The Centers for Disease Control and Prevention (CDC) defines intimate partner violence (IPV) as “abuse or aggression that occurs in a close relationship”, and an intimate partner as a “current or former spouse and dating partner”. One in four women and one in ten men will experience some type of violence by a partner in their lifetime. That violence may manifest as a physical assault, sexual assault, stalking, or psychological aggression. Violence may even result in Intimate Partner Femicide; the killing of women by their current or former intimate partner.
Signs or indicators an employee may be a victim of IPV include:
- indicators of emotional distress.
- bruises, black eyes, or broken bones.
- unusual or vague requests for PTO.
- abrupt change of address by employee.
- detachment or isolation from co-workers.
- absenteeism, tardiness or lack of focus at work.
- unwelcome visits to work by spouse or partner.
Beyond the physical injuries a victim may experience, the CDC notes they are also at risk of “a range of conditions affecting the heart, digestive, reproductive, muscle and bones, and nervous systems, many of which are chronic in nature”. Post Traumatic Stress Disorder (PTSD) and other mental health problems may result as well.
The Occupational Safety and Health Act’s General Duty Clause, states employers must ensure a place of employment “free from recognized hazards that are causing or are likely to cause death or serious physical harm to his employees”. Violence in the workplace is now a recognized hazard, and IPV may manifest in the workplace. Because of this, employers must be cognizant of the signs or indicators an employee is being abused and the risk factors related to the abuser. By doing this, employers may enhance the capability to promptly identify and react to IPV, and they can mitigate direct risk to the victim and collateral risk to other employees.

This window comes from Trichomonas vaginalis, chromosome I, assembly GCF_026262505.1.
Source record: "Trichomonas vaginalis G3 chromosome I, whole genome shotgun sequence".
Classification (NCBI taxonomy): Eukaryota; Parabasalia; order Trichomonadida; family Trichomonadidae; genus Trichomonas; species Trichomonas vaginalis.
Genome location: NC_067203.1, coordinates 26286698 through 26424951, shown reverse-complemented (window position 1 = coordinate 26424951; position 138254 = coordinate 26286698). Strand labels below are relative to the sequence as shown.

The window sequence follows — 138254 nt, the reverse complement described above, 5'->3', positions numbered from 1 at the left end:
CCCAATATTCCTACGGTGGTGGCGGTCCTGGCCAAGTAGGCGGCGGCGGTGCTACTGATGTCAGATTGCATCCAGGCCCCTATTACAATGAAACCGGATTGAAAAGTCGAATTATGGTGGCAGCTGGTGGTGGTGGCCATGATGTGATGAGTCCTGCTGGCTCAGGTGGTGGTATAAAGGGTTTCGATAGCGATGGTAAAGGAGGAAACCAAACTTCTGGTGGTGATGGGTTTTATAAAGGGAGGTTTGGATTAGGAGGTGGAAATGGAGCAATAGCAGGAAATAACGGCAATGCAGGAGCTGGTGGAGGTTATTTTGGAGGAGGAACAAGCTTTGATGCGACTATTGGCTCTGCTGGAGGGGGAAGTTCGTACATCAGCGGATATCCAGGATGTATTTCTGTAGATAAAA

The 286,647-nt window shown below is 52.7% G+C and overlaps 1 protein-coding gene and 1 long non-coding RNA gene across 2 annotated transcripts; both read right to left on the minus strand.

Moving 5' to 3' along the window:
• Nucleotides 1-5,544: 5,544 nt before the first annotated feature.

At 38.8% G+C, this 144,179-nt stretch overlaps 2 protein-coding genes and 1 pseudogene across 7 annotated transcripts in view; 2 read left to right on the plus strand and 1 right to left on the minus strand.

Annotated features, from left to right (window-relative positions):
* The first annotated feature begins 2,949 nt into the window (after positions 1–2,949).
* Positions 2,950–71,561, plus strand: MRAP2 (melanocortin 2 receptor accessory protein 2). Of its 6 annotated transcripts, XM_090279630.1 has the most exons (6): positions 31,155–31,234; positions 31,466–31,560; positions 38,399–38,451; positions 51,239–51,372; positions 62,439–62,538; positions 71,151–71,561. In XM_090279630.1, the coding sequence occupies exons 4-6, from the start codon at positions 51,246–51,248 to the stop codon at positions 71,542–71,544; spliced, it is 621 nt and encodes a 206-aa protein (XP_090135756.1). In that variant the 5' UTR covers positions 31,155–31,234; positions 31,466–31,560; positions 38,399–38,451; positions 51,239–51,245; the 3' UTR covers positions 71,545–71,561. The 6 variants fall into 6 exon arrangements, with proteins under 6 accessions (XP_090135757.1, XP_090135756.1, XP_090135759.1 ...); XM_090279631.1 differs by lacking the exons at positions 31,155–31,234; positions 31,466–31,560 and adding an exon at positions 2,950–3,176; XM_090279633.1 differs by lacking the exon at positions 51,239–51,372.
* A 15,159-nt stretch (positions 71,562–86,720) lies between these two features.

Because an abuser may also be an employee, managers and supervisors should also understand some of the common risk factors demonstrated by an abuser. These may include:
- prior violence in intimate relationship.
- stalking behavior.
- homicidal or suicidal ideation.
- previous anti-social behavior/attitudes.
- violence supporting attitudes.
- substance abuse.
- sexual ownership.
- recent employment or financial problems.
- denial/minimization of violent behavior.
COVID-19 has created unique challenges for many employers including an increased number of employees working remotely. Beyond the logistical challenges this has created, it limits opportunities to identify a victim of IPV. An employee in an abusive relationship may find themselves “trapped” in their home with less access to a support structure. The victim may have more daily contact with their abuser who is also working from home or unemployed. Finally, there are the additional stressors many are experiencing today because of the pandemic and social unrest.
Employers should be more aggressive in these challenging times by ensuring IPV is included in the organization’s workplace violence prevention and intervention process. They should ensure employees and managers are training on signs of victim abuse. Employers should continue to build awareness of IPV in the workplace and reenforce policies and processes for those needing help. Finally, employers should know the resources that victimized employees can seek if needing help.
Find more information at https://www.cdc.gov/violenceprevention/intimatepartnerviolence/index.html